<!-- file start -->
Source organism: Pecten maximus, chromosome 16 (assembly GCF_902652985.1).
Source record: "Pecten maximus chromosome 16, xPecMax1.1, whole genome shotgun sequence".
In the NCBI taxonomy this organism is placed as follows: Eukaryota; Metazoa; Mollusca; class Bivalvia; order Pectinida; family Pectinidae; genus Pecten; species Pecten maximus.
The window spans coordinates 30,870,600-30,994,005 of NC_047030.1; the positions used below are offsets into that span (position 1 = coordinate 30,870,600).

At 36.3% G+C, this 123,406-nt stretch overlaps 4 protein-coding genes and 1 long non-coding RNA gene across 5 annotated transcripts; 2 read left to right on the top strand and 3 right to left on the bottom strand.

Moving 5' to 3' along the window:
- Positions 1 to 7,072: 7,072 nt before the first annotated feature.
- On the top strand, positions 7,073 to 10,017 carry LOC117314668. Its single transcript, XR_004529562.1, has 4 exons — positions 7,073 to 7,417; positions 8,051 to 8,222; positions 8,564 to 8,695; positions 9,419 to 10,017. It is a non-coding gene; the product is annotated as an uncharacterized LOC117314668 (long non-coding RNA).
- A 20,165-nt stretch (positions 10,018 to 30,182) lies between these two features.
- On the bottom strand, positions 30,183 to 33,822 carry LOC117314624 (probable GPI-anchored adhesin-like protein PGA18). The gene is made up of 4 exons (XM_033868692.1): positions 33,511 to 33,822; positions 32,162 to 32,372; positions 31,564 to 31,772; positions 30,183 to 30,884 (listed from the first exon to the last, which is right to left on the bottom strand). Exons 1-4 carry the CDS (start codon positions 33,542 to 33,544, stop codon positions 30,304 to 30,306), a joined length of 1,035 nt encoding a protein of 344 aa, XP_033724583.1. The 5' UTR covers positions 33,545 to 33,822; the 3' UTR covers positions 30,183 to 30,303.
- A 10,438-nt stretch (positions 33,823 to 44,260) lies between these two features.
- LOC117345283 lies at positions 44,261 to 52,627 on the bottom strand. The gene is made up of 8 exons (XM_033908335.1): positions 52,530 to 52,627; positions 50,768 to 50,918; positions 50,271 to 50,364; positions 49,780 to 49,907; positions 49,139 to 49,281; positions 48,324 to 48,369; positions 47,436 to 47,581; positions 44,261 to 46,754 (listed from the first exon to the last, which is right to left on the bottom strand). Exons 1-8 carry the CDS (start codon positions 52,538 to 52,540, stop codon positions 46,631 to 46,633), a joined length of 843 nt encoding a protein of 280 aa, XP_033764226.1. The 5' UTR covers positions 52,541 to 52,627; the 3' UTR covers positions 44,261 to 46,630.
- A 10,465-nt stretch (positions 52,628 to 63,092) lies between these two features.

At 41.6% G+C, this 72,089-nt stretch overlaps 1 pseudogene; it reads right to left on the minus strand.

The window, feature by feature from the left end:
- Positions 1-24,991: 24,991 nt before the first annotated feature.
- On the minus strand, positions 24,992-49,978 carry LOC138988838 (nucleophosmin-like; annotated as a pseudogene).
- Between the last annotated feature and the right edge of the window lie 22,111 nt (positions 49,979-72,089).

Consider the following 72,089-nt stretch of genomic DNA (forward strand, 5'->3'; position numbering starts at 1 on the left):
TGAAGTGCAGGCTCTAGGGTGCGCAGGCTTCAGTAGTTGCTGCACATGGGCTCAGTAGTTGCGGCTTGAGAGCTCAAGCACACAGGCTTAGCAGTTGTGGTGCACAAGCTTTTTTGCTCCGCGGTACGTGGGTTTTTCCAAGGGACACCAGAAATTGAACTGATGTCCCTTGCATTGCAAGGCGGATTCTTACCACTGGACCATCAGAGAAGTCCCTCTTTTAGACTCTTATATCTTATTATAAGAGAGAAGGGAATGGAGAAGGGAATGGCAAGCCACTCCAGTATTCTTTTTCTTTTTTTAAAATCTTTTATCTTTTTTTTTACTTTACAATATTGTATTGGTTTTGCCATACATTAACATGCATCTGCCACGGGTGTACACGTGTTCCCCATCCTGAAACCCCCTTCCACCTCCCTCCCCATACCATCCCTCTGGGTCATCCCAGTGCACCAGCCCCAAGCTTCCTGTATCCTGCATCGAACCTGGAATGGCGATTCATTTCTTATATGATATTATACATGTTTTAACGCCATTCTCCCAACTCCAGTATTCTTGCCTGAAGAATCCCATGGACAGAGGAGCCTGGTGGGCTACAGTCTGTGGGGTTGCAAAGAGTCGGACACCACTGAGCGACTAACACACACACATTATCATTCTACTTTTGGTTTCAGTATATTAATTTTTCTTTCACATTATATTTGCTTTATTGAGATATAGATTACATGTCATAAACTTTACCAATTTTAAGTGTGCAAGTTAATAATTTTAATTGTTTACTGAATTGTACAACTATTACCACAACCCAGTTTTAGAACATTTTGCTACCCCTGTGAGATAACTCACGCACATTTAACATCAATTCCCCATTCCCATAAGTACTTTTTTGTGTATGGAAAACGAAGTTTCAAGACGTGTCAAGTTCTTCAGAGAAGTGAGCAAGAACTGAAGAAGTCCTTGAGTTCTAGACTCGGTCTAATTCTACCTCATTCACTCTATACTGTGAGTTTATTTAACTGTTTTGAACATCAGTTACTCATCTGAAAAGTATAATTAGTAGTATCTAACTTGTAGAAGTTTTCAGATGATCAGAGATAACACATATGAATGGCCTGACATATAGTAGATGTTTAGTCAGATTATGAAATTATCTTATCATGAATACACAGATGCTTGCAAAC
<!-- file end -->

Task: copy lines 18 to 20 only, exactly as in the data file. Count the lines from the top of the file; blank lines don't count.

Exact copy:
- Between the last annotated feature and the right edge of the window lie 22,111 nt (positions 49,979-72,089).

Consider the following 72,089-nt stretch of genomic DNA (forward strand, 5'->3'; position numbering starts at 1 on the left):
TGAAGTGCAGGCTCTAGGGTGCGCAGGCTTCAGTAGTTGCTGCACATGGGCTCAGTAGTTGCGGCTTGAGAGCTCAAGCACACAGGCTTAGCAGTTGTGGTGCACAAGCTTTTTTGCTCCGCGGTACGTGGGTTTTTCCAAGGGACACCAGAAATTGAACTGATGTCCCTTGCATTGCAAGGCGGATTCTTACCACTGGACCATCAGAGAAGTCCCTCTTTTAGACTCTTATATCTTATTATAAGAGAGAAGGGAATGGAGAAGGGAATGGCAAGCCACTCCAGTATTCTTTTTCTTTTTTTAAAATCTTTTATCTTTTTTTTTACTTTACAATATTGTATTGGTTTTGCCATACATTAACATGCATCTGCCACGGGTGTACACGTGTTCCCCATCCTGAAACCCCCTTCCACCTCCCTCCCCATACCATCCCTCTGGGTCATCCCAGTGCACCAGCCCCAAGCTTCCTGTATCCTGCATCGAACCTGGAATGGCGATTCATTTCTTATATGATATTATACATGTTTTAACGCCATTCTCCCAACTCCAGTATTCTTGCCTGAAGAATCCCATGGACAGAGGAGCCTGGTGGGCTACAGTCTGTGGGGTTGCAAAGAGTCGGACACCACTGAGCGACTAACACACACACATTATCATTCTACTTTTGGTTTCAGTATATTAATTTTTCTTTCACATTATATTTGCTTTATTGAGATATAGATTACATGTCATAAACTTTACCAATTTTAAGTGTGCAAGTTAATAATTTTAATTGTTTACTGAATTGTACAACTATTACCACAACCCAGTTTTAGAACATTTTGCTACCCCTGTGAGATAACTCACGCACATTTAACATCAATTCCCCATTCCCATAAGTACTTTTTTGTGTATGGAAAACGAAGTTTCAAGACGTGTCAAGTTCTTCAGAGAAGTGAGCAAGAACTGAAGAAGTCCTTGAGTTCTAGACTCGGTCTAATTCTACCTCATTCACTCTATACTGTGAGTTTATTTAACTGTTTTGAACATCAGTTACTCATCTGAAAAGTATAATTAGTAGTATCTAACTTGTAGAAGTTTTCAGATGATCAGAGATAACACATATGAATGGCCTGACATATAGTAGATGTTTAGTCAGATTATGAAATTATCTTATCATGAATACACAGATGCTTGCAAAC